Students ‘pissed off’ at principal’s demand
Dozens of Year 12 students at a school in Victoria's northwest were told they needed to pass a mandatory alcohol breath test if they wanted to attend a muck-up day breakfast last week.
Castlemaine Secondary College students on Friday were presented with a breathalyser and told to blow in a move authorised by the school's principal, Paul Frye.
Mr Frye has since been spoken to by the Victorian Department of Education and Training which told news.com.au "the health and safety of our students is always our top priority" but alcohol testing "is in contravention of current DET policy".
"The health and safety of our students is always our top priority, and schools work hard to educate students on the dangers of alcohol use," a Department spokesman said.
"This year, celebrations at Castlemaine Secondary College were modified to ensure COVID safe measures were in place including holding the event outdoors, limiting celebrations to students and the wearing of face masks and social distancing.
"The school also used alcohol testing as part of its safety measures during end of year events for Year 12 students.
"This is in contravention of current Department of Education and Training policy.
"Regional staff have counselled the principal of Castlemaine Secondary College and instructed him to comply with current policy and work with regional staff on more effective ways to support student health and wellbeing in partnership with families."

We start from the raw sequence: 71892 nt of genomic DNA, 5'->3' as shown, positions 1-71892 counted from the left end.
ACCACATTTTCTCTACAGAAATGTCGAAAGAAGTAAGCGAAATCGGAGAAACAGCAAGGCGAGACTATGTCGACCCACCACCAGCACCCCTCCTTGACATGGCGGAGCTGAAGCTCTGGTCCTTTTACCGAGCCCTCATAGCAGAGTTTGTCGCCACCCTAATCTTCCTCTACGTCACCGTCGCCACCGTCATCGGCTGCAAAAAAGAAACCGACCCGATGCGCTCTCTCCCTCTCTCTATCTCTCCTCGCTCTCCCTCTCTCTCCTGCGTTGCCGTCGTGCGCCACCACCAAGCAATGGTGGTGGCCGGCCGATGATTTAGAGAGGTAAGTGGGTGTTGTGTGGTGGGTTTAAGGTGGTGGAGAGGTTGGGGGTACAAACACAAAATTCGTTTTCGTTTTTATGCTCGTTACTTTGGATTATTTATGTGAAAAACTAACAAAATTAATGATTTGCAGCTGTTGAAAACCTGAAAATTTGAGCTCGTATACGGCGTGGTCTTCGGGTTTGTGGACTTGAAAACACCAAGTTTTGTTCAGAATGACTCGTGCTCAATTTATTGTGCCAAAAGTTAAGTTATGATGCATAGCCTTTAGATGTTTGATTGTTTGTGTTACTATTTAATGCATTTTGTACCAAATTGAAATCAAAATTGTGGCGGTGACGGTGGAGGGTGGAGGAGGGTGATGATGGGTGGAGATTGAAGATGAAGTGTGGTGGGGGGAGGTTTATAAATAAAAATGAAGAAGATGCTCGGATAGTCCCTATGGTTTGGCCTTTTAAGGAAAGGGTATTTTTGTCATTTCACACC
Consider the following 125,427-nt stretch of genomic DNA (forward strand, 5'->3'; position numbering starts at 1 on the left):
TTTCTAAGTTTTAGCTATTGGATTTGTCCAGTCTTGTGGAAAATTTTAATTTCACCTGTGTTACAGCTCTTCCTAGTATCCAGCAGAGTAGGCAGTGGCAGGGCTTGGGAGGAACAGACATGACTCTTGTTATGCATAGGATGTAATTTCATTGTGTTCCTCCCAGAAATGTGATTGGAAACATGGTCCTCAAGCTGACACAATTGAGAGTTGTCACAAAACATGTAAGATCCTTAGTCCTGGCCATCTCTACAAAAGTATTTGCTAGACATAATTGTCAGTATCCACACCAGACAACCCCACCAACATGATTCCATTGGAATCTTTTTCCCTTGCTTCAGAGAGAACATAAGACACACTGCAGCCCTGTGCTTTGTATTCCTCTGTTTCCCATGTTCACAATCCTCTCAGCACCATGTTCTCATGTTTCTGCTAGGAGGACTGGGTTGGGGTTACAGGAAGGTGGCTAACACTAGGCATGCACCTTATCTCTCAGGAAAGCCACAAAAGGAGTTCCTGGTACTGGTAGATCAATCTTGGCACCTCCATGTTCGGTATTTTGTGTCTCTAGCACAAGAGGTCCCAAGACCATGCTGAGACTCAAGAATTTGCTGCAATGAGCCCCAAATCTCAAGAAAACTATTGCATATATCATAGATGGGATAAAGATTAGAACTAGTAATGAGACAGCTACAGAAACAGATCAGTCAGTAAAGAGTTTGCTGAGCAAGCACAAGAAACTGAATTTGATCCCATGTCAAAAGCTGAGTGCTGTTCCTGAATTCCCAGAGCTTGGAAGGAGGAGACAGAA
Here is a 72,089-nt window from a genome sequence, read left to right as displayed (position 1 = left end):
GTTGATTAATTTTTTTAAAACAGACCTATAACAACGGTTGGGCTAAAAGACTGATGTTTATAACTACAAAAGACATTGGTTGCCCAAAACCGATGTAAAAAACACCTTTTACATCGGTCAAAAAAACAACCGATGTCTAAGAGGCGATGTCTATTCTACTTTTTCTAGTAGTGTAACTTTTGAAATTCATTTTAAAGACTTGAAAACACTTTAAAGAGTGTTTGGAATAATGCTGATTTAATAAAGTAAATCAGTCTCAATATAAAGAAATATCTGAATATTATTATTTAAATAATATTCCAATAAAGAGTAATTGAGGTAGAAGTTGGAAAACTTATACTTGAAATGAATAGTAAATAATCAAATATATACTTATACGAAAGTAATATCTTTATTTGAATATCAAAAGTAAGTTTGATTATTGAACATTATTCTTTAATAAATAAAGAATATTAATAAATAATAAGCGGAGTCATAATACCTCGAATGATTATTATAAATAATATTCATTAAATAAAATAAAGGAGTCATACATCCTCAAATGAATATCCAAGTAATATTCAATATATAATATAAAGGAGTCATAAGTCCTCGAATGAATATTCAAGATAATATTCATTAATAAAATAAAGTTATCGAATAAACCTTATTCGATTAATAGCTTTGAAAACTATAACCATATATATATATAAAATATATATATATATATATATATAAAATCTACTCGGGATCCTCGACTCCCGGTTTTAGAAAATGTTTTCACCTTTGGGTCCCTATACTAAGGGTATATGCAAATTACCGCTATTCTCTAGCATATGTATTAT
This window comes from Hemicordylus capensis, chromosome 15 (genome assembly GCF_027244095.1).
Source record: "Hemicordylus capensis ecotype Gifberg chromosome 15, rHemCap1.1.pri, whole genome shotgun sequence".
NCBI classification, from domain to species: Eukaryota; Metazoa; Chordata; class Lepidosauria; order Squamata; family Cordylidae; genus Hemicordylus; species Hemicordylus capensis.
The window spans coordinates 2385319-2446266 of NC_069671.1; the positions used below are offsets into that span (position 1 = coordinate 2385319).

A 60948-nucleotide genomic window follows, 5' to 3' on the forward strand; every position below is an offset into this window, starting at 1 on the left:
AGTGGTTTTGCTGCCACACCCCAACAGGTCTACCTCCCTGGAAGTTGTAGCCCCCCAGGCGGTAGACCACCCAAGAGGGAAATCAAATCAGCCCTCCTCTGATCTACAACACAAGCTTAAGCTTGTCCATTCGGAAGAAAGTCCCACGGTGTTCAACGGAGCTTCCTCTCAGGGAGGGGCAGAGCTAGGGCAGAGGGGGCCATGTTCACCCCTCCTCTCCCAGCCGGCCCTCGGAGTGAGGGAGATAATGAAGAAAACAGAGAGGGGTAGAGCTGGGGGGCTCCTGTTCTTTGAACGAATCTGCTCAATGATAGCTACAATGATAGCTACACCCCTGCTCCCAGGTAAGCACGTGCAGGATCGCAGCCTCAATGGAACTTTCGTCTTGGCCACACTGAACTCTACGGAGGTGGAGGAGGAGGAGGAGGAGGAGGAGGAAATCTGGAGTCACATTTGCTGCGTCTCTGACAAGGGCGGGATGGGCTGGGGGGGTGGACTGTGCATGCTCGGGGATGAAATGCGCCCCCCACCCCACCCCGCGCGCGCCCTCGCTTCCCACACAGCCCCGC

None of the students returned a positive blood alcohol reading.
The Age newspaper spoke with the mother of a Year 12 student who said there was a feeling among the student cohort that their rights were being violated.
"To turn up on your last day of Year 12 to have that thrown in your face ... the students are angry and they're frustrated and pretty pissed off," she said.
On a local Facebook group where the story spread today, a number of students expressed support for the measure.
"As a current year 12 student who was there that day, I'm all for the breath testing and see no issue, especially when it's for our own health and safety!!" one female student wrote.
"I'm a current year 12 at this school. All the students were aware of this happening, it was brought in to ensure all the students were safe and for their own health. I don't see an issue with the breath testing! This is a great implementation to our muck up day since the teachers are looking out for our concern and have been for previous years now," another wrote.
A third student wrote: "I haven't heard any of us year 12s complaining, we all knew it was happening and that it was for our own safety, it takes about two seconds it was barely even an inconvenience let alone a 'violation of rights' as some papers have claimed. Not sure why anyone would make a big deal out of it."
A parent expressed her support, too.
"As a parent with students at this school I'm all for it," they wrote.
Originally published as Students 'pissed off' at principal's demand